How to Finance an ADU
September 02, 2020
The Terner Center and Center for Community Innovation Report on ADU Potential in California released what they see as the challenges to broad ADU adoption. Despite ADU permits being on the rise, there are no mortgage specific products for ADU’s. If homeowners can’t get financing, there won’t be mass adoption.
The following is an excerpt that directly addresses the issue of ADU financing. The entire 21 page report can be found HERE.
These are the current ways to finance an ADU.
“Fannie Mae, Freddie Mac, and the Federal Housing Administration (FHA) are responsible for the large majority of mortgages for 1-4 unit structures.
Homeownership purchase and refinance has remained relatively healthy during the recent economic downturn due to the Federal Reserve Bank’s unprecedented infusion of capital into the mortgage markets, enabling historically low interest rates.
Yet, absent a homeowner being able to document an existing ADU with a year or more of rental income, current government-backed mortgage programs do not allow underwriting against unrealized rents. In the context of some very limited pilots, Fannie Mae has offered to waive their requirement for in-place ADU tenants in exchange for a variety of fairly onerous risk-mitigants, including third-party corporate guarantees and/or professional property management.
Expanding these kinds of waivers—or enabling ADU-specific construction lending programs—will require leadership from Fannie and Freddie’s regulator, the Federal Housing Finance Agency (FHFA), which has typically focused on restraining the scope of Fannie and Freddie’s innovation.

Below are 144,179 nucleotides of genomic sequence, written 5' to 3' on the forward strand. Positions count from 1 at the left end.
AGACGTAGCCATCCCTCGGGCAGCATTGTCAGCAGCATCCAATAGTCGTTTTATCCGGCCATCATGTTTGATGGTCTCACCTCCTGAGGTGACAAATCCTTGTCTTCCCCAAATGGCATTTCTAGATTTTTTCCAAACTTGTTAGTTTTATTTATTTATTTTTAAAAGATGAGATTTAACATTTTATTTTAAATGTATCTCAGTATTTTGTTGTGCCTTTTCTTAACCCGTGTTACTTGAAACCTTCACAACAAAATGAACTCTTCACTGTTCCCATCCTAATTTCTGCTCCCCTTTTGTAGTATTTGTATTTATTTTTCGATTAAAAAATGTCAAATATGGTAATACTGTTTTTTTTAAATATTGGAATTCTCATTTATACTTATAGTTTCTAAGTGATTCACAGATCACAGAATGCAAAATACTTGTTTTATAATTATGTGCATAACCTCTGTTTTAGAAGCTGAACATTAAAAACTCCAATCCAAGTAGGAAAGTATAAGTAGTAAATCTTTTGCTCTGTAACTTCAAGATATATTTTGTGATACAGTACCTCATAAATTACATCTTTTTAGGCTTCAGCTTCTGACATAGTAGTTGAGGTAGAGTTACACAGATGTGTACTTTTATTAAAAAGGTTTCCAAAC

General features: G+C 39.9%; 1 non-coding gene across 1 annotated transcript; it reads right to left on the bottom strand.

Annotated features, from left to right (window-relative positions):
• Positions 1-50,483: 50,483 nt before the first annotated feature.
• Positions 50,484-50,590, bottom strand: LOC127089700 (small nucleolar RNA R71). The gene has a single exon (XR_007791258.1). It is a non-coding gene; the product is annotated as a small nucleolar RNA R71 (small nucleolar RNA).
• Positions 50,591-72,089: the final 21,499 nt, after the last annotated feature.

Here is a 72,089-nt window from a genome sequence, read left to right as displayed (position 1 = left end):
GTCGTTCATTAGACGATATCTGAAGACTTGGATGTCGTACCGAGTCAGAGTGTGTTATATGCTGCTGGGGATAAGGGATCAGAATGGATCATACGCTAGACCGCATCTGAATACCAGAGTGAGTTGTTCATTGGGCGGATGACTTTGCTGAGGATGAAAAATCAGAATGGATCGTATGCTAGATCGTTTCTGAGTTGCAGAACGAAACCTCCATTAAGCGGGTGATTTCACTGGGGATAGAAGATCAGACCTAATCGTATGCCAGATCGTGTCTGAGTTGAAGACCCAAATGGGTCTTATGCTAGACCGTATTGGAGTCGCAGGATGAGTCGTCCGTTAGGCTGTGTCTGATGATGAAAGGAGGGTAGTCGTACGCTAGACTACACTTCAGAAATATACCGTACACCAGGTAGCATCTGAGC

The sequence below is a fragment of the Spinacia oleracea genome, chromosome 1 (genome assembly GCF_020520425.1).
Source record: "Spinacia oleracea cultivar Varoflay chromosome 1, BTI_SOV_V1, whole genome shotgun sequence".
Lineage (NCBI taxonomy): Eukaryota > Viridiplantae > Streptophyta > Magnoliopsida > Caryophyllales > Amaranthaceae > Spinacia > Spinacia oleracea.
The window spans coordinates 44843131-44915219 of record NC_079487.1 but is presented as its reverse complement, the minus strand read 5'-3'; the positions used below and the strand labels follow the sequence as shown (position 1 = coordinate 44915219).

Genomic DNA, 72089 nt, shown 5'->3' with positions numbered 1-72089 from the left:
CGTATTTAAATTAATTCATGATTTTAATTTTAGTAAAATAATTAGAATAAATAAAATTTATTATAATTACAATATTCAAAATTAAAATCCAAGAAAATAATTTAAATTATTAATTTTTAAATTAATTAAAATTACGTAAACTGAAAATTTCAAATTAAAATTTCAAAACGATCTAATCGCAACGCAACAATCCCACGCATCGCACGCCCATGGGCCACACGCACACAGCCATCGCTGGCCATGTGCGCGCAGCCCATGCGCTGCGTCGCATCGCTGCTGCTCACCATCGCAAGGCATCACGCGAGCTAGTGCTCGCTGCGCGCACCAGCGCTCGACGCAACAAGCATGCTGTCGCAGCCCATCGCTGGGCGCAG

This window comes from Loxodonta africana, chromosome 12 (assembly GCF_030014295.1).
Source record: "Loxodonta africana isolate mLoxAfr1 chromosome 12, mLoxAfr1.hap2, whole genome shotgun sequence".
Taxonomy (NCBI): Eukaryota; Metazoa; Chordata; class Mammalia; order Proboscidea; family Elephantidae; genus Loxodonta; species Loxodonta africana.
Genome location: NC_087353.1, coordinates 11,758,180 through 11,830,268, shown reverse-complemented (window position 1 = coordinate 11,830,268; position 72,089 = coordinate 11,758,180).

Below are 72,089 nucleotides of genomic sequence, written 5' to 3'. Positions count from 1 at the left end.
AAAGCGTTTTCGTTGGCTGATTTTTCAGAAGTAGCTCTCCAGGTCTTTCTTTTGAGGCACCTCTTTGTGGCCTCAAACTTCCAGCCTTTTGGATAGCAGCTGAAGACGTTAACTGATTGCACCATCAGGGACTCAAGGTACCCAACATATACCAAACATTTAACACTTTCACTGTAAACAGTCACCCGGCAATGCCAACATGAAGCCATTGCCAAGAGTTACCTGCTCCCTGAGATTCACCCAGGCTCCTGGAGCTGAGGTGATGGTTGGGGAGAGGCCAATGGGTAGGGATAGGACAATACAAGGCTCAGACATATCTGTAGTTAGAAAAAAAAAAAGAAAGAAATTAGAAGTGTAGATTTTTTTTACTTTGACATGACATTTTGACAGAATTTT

California policymakers are actively exploring other financing options. AB 69 by Assemblymember Phil Ting would create the Help Homeowners Add New Housing Program to assist homeowners in qualifying for loans to construct additional housing units on their property, including ADUs and JADUs.
In addition to creating new financial tools specifically for ADUs, allowing for single-family parcels to be split in order to sell a newly constructed ADU would also help facilitate more ADU development.
By creating a separate parcel entirely for new ADUs, a prospective resident of that ADU could purchase the lot with or without the improvements and secure conventional financing via a home construction or purchase loan, and take advantage of historically low interest rates to do so.
SB 1120 currently proposes to allow for ministerial single-family lot splits for the purpose of facilitating up to two newly constructed units on existing single-family parcels. However, as we have noted here, the bill’s uptake may be significantly constrained by its deference to local design and zoning guidelines.
Moreover, the success of this legislation will also likely hinge on the degree of public awareness of this new law and the degree to which it is embraced by city officials and housing advocates.”
Written by the ADUROI Team, to help you understand if an ADU makes financial sense.